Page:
Why do muscles shrink after surgery or if a cast is applied?

The process of muscle wasting after surgery or casting is called disuse atrophy. Muscles require a balance of enzymes and hormones that is constantly adjusted according to how much the muscle is being used. Unused muscles shrink because this balance is thrown off. The more a muscle is stressed or used, the more muscle-building enzymes are active. When a muscle is not used regularly, muscle-degrading enzymes take over and cause the muscle to shrink. In other words, muscles work on the “use it or lose it” principle.

My doctor has prescribed a COX-2 inhibitor for my pain and inflammation. What is it? Will it work?

COX-2 inhibitors is the short name for a class of medications called cyclooxygenase-2 inhibitors. These fairly new medications stop the pain-causing enzyme cyclooxygenase. They can be very effective in relieving pain and inflammation. Vioxx and Celebrex, two COX-2 drugs, have been shown to be more effective in treating osteoarthritis than more familiar nonsteroidal anti-inflammatory drugs (NSAIDs), such as aspirin and ibuprofen. And COX-2 inhibitors don’t seem to cause the stomach upset of NSAIDs.

What will happen on my first visit to the doctor?

The goals of your first doctor’s visit are to get to know each other and to communicate all the information you have about your symptoms and condition. This includes asking any questions you have, even if you are a little embarrassed to ask.

The first step in the exam is a health history. Your doctor will probably have you fill out a form about your pain, your symptoms, and your medical history. You will also be asked questions about your family’s medical history. Typical questions include:
*Does anyone in your family have similar problems?
*Do you have any other medical conditions?
*Are you taking any medications?

After your doctor looks at the form, he or she will ask you more questions. These tend to be more specific to the pain and other symptoms you are having right now. Typical questions include:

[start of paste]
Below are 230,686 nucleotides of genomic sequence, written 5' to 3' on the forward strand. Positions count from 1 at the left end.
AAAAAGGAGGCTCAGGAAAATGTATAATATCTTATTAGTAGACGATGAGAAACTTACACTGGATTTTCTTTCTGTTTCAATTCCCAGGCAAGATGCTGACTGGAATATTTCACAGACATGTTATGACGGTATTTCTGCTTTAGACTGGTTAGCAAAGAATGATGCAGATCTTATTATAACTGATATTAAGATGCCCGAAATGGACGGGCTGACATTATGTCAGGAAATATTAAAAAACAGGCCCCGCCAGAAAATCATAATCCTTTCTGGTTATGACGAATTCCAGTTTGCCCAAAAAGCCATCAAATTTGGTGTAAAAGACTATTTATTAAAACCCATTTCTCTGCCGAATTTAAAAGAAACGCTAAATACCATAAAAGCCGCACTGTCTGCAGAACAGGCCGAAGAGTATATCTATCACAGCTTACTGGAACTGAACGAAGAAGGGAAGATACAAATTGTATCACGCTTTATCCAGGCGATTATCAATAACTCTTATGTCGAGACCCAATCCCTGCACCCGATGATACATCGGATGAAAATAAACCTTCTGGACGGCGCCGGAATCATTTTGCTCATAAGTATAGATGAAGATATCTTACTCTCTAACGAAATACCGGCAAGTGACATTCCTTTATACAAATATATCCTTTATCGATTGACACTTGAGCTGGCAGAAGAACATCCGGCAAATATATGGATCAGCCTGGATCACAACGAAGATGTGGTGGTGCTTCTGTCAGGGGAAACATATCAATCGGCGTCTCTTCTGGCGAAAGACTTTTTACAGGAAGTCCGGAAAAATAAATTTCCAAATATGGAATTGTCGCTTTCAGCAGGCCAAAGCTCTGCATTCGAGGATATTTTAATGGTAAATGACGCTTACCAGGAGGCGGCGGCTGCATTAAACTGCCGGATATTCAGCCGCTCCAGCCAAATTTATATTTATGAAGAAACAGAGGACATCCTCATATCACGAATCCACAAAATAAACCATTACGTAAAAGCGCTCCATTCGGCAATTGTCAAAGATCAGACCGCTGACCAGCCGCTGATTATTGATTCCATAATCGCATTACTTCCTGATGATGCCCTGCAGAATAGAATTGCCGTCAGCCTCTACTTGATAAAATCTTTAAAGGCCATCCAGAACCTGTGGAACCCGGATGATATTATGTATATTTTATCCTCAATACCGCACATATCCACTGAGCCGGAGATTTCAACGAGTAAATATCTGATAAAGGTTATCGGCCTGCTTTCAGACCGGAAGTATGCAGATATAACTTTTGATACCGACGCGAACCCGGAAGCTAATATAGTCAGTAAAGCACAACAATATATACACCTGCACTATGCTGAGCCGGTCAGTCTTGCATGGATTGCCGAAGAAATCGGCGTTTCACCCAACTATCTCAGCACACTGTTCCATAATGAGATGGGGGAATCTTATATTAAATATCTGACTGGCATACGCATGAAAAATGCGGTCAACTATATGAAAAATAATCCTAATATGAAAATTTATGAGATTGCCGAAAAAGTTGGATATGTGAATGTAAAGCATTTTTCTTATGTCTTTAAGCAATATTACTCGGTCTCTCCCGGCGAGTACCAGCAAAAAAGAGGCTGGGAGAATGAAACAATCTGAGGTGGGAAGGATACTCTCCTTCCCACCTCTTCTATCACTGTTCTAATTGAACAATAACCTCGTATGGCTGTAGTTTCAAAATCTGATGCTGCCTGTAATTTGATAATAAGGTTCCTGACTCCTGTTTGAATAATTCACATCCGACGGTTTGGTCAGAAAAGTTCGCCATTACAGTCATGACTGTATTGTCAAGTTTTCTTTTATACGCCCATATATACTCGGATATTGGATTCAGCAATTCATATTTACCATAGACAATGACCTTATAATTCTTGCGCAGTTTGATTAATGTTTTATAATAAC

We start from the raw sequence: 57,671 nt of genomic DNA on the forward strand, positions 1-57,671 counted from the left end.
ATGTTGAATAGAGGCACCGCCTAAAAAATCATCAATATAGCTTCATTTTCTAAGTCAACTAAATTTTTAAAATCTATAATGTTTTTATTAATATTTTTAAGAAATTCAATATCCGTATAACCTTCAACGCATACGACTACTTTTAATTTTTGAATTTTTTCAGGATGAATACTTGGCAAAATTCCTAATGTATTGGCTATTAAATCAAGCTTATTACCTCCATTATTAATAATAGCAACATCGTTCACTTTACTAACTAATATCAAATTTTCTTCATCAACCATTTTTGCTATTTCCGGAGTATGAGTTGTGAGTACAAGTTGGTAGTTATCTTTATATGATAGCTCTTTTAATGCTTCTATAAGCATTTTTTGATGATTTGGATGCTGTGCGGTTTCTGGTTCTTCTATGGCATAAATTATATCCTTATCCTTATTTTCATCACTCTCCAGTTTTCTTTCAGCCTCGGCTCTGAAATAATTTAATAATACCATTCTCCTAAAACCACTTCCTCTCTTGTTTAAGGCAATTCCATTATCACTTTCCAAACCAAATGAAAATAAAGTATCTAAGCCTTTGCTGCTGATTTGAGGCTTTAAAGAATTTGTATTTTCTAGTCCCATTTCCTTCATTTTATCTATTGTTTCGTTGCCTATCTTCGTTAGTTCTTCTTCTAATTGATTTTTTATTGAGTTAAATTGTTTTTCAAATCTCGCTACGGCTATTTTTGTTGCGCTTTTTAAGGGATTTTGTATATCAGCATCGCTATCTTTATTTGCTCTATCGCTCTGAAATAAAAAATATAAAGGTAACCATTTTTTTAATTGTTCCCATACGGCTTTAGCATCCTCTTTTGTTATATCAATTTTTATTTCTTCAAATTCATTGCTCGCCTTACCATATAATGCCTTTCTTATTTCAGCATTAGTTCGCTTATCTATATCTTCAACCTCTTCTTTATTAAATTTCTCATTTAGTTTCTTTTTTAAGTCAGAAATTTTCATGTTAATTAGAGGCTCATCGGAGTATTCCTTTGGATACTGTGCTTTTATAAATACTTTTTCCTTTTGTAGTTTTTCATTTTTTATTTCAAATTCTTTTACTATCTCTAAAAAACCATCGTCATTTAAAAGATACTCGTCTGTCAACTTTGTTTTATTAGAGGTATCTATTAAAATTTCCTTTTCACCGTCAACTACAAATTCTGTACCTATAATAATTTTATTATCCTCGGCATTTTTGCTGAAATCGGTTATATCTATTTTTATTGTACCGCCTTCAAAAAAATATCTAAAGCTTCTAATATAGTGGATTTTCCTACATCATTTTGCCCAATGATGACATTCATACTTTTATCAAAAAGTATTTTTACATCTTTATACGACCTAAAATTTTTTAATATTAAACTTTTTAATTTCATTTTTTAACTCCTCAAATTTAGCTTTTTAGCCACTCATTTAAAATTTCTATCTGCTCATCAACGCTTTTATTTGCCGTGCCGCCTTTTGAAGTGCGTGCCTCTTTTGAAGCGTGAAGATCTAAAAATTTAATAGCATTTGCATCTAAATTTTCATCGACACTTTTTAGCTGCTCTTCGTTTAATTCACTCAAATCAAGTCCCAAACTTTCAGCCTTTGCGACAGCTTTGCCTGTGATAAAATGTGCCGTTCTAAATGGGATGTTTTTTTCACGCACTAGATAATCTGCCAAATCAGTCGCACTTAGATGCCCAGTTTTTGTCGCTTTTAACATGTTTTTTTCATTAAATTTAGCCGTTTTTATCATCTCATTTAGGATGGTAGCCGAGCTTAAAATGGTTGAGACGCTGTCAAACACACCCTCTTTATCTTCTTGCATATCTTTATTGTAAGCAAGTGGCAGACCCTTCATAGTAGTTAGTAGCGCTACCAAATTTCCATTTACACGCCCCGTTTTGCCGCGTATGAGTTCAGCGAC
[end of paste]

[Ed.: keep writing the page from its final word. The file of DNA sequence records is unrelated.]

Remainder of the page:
*When did your pain start?
*Did it start because of an injury?
*Where exactly is the pain located?
*Have you ever been injured in that spot?
*How strong is your pain? (You may be asked to rate it on a scale of one to 10.)
*What makes the pain go away?
*What makes the pain worse?

Your doctor will then physically examine you, concentrating on the area of pain. Your doctor will prod the sore area and move it. The prodding and movement may hurt, but it is important that your doctor know exactly where and when you feel pain.

The first exam is just the beginning. Try to be as open with your doctor as possible. Express your worries and concerns right away. They better you communicate with your doctor, the easier it will be for the two of you to develop a treatment plan for your pain. 

What is an EMG test?

EMG stands for electromyogram. EMGs are used to test the function of nerve pathways to the muscles. Tiny electrodes are inserted into the muscles. If nerve pathways are injured or damaged, the EMG will show abnormal signals. EMGs can be used to test muscles and nerves in many different parts of the body. 

Will my doctor prescribe medication for my pain?

Yes. Doctors have many medications they can prescribe for pain and inflammation. Your doctor may prescribe only one of these medications or several.

*Nonsteroidal anti-inflammatory drugs (also called NSAIDs) effectively relieve muscle pain and inflammation. Ibuprofen is an over-the-counter type of NSAID. A doctor must prescribe some types of NSAIDs.
*COX-2 inhibitors help relieve inflammation like other familiar NSAIDs, but they aren’t as hard on the stomach and intestines.
*Non-narcotic analgesics attack the pain at the point of injury. (“Analgesics” means “pain relievers.”) Tylenol and aspirin are examples of over-the-counter analgesics.
*Muscles relaxants can sometimes help ease the pain from muscle spasm.